ADVERTISEMENT

ADVERTISEMENT

Looking Back - May 31 edition

10 years ago o 2008 PHS graduates Applause for their past--and for their future "Do not only applaud what we have done, but what we will do in the future," Jennifer Riestenberg said in her opening speech at the 2008 Commencement Ceremony May 25 a...

4248635+1HX-1sLYE7dcsFpBjVx9T_7QtUHkpOBiw.jpg
Perham High School Class of 2008 grads toss their hats into the air at the end of the May 25 graduation ceremony. Rebecca Huebsch/Perham Enterprise-Bulletin photo

10 years ago

• 2008 PHS graduates Applause for their past--and for their future

"Do not only applaud what we have done, but what we will do in the future," Jennifer Riestenberg said in her opening speech at the 2008 Commencement Ceremony May 25 at the Prairie Wind Middle School Gymnasium.

Remind the graduates to not only celebrate what they have done in high school, Riestenberg also reminded classmates what they have the potential to do in their futures.

At the 2008 Commencement Ceremony, 137 students received their diploma.

ADVERTISEMENT

The ceremony included a wide variety of speakers including teacher and wrestling coach Robb Moser, who spoke about the challenges the world is facing and how to 2008 graduates can help to overcome these challenges.

Other speakers included: David Tomporowski, Becca Peloquin, Audrey Huwe, Allison Januszewski, Principal John Rutten, Amanda Wothe and Amanda Snyder.

Amanda Wothe, one of the guest speakers, nearly brought the house to tears with her speech about the trials and challenges she faced in high school.

"I am not like you...I have Down Syndrome."

Wothe has won an amazing 29 medals in Special Olympics. She explained to the audience that she had the same goals and likes (boys and music!), as the rest of her classmates.

She ended her speed with an enthusiastic "I did it!" which earned her a standing ovation from her classmates and the audience.

 

• Perham egg plant to close

ADVERTISEMENT

Primera Foods Corporation announced on May 21 that they are closing their manufacturing facility in Perham,

Some 57 employees at the Perham egg processing plant will be affected by the closing.

Ron Ashton, President and CEO of Primera Foods said, "This difficult decision is necessary to keep Primera Foods viable in the highly competitive and volatile egg market."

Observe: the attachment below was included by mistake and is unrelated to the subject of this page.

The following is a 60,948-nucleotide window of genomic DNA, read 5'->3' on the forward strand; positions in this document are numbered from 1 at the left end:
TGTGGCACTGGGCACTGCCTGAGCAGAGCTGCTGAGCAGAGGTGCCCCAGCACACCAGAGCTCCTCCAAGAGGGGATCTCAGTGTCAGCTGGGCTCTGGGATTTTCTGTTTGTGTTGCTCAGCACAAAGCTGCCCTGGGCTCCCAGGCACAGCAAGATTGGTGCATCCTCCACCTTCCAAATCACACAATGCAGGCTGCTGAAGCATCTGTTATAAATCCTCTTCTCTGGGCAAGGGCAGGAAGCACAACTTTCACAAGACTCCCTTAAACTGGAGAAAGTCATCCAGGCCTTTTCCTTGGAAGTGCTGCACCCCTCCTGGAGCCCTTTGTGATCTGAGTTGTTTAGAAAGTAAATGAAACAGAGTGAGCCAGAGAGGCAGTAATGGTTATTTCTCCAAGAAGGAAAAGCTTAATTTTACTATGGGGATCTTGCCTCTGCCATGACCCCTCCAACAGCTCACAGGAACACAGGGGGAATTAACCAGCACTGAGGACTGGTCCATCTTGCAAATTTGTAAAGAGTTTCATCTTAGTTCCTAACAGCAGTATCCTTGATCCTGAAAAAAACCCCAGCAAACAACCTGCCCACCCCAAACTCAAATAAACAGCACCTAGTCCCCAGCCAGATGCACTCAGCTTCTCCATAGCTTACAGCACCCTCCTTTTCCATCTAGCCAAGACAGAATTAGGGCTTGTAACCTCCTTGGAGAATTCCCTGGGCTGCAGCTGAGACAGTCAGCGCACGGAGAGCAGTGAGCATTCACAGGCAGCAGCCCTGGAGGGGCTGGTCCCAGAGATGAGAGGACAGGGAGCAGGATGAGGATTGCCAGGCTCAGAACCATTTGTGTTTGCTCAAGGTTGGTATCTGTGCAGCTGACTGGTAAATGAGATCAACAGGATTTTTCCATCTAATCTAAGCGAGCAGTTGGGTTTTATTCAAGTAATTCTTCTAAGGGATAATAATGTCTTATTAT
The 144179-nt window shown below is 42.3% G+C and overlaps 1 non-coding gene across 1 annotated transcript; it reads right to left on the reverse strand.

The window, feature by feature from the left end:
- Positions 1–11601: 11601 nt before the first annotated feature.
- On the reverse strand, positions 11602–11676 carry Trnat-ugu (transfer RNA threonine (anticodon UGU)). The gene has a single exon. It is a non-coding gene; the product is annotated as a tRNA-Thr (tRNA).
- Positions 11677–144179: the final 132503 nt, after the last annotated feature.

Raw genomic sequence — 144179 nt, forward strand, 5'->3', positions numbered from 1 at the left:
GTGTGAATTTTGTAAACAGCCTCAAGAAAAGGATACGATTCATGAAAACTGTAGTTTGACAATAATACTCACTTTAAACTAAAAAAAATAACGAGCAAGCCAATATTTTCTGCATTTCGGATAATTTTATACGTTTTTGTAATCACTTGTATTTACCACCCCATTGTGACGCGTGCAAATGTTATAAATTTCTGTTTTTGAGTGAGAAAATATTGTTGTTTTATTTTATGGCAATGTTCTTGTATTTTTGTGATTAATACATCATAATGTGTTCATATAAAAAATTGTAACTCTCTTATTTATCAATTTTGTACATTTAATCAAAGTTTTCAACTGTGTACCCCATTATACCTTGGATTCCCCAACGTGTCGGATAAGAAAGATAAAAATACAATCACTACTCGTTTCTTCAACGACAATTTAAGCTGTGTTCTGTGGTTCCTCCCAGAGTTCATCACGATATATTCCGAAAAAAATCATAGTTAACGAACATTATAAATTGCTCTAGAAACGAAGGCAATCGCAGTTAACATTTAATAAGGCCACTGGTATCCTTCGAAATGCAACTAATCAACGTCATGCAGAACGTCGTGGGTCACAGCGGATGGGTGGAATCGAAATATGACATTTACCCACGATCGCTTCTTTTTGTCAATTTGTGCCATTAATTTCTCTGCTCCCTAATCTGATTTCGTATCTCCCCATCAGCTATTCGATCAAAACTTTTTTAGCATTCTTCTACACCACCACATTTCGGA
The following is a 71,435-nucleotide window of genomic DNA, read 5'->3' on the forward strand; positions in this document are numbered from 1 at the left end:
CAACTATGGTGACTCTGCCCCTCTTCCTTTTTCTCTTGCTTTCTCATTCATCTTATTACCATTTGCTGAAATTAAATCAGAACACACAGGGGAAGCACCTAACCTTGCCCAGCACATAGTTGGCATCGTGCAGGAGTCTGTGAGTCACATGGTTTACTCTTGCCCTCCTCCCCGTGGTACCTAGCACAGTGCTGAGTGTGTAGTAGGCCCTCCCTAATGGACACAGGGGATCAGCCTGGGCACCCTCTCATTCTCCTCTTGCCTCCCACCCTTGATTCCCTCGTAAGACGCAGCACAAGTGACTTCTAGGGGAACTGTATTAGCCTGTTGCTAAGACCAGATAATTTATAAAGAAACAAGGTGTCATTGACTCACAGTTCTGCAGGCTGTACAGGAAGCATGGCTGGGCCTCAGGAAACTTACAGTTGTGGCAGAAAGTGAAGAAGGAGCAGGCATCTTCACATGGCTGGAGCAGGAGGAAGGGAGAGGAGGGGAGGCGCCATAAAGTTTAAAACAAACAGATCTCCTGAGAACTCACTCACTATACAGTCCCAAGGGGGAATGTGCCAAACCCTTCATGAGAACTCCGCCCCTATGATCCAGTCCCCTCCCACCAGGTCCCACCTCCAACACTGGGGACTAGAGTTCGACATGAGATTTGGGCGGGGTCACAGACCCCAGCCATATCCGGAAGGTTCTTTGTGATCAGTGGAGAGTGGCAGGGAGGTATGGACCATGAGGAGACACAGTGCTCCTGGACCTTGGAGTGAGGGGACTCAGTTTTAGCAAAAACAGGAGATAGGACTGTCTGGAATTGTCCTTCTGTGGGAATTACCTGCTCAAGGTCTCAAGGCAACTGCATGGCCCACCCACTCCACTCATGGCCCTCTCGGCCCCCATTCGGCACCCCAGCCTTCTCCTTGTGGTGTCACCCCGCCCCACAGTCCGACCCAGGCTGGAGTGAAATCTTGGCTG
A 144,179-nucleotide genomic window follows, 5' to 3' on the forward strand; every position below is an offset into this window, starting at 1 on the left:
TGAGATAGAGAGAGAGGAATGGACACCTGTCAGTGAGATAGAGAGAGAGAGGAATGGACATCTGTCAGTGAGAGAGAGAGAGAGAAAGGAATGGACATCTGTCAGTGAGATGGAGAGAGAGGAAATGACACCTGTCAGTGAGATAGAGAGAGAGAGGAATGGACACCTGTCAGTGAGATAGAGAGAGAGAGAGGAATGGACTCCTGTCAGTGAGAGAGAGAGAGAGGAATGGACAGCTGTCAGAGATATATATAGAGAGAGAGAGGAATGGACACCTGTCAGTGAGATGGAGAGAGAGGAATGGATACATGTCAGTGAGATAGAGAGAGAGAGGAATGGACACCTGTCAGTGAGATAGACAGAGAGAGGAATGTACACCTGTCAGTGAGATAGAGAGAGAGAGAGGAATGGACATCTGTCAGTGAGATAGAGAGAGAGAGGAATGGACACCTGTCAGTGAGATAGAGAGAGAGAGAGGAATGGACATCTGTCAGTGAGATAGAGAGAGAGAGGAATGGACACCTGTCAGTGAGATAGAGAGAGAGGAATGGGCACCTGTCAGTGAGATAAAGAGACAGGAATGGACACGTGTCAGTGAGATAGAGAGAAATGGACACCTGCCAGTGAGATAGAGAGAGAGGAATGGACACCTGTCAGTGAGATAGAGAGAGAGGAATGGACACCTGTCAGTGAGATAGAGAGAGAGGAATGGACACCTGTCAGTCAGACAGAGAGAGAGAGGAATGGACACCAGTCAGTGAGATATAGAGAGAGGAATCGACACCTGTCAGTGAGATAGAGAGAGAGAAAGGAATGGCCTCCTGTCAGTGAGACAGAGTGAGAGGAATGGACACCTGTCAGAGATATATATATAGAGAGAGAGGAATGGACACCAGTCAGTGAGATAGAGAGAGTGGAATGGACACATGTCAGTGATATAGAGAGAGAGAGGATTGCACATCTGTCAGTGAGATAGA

For Perham, the plant closing not only means a loss of jobs but also a potentially empty structure in the industrial park.

"They say the may be able to sell part of the facility, but there aren't any details," said Kelcey Klemm, Perham city manager. "They don't want to make any promises to the city or the employees."

Earlier this year, the company announced the purchase of a facility in Britt, Iowa.

From the Thursday, May 29, 2008 Perham Enterprise-Bulletin

20 years ago

ADVERTISEMENT

• It's starting to look like a museum

It's starting to look like a museum. The history museum of East Otter Tail County, that is.

Cabinets are in place, photos are going up; artifacts are being displayed and history is being told.

Lina Belar, who is directing the project, took time from her hectic organizing/construction schedule for a tour of the museum Monday afternoon. There's still quite a bit of turf to be covered but that's nothing compared to what's taken place in the past several months. It's starting to take on a museum-like personality.

It's clear to see it won't be dull and boring.

A special preview evening takes place Friday, June 12, for museum members and people who have helped with the museum. It runs from 6-9 p.m. on the 12th.

The public is invited to an official grand opening Saturday, June 20. It starts with a ribbon-cutting at 10 a.m. and runs all day.

"It's funded by donations and memberships," Lina describes. "The museum is intended to preserve the history of the area and to educate people about it. I feel this is like the public library, and there shouldn't be a charge for it."

 

• All's quiet on Big Pine duck pond site

All's quiet at the Pat and Louise Tower property on the east end of Big Pine Lake these days.

The bulldozers are gone, replaced by a couple of wildlife ponds and growing trees and plants.

Quite a bit of the dirt is gone, trucked away from the site in accordance with the Wetlands Preservation Act.

The restoration order is gone, replaced by a "certificate of satisfactory restoration" from the Technical Panel that ordered the restoration to be done.

Pat and Louise Tower began work on a series of wildlife ponds last winter, after receiving a conditional use permit to do so last fall from the Otter Tail Planning Commission. Then in the midst of work, they decided to expand the scope of the project and went back to the Planning Commission this spring to ask for permission to also develop residential lots on the parcel, 6 lake lots and 3 back-lots.

The project came under the scrutiny of the Technical Panel, empowered to enforce the Wetlands Preservation Act.

They decided Towers' work had violated the Wetlands Protection Act and was causing drainage into Big Pine and ordered an order to restore, with a deadline of May 30 to do so.

Tower feels t4he county erred in granting the original use permit, and he has had to pay the price for their error through additional construction costs.

Tower figures he has about $20,000 tied up in the wildlife ponds, $13,000 originally, plus additional costs to comply with the order.

 

From the Thursday, June 4, 1998 Perham Enterprise-Bulletin

What To Read Next
Sarah Barbero, Mona Schuette, Luana Bermudez and Debora Porcelluzzi found friendship in the halls of Perham High School.
The smart students behind Perham's Knowledge Bowl are making a splash and hope to go to state this year.
The annual Otter Tail Plunge will be back at the Otter Tail Lake public boat landing on Saturday, Feb. 4.
All the latest happenings in and around perham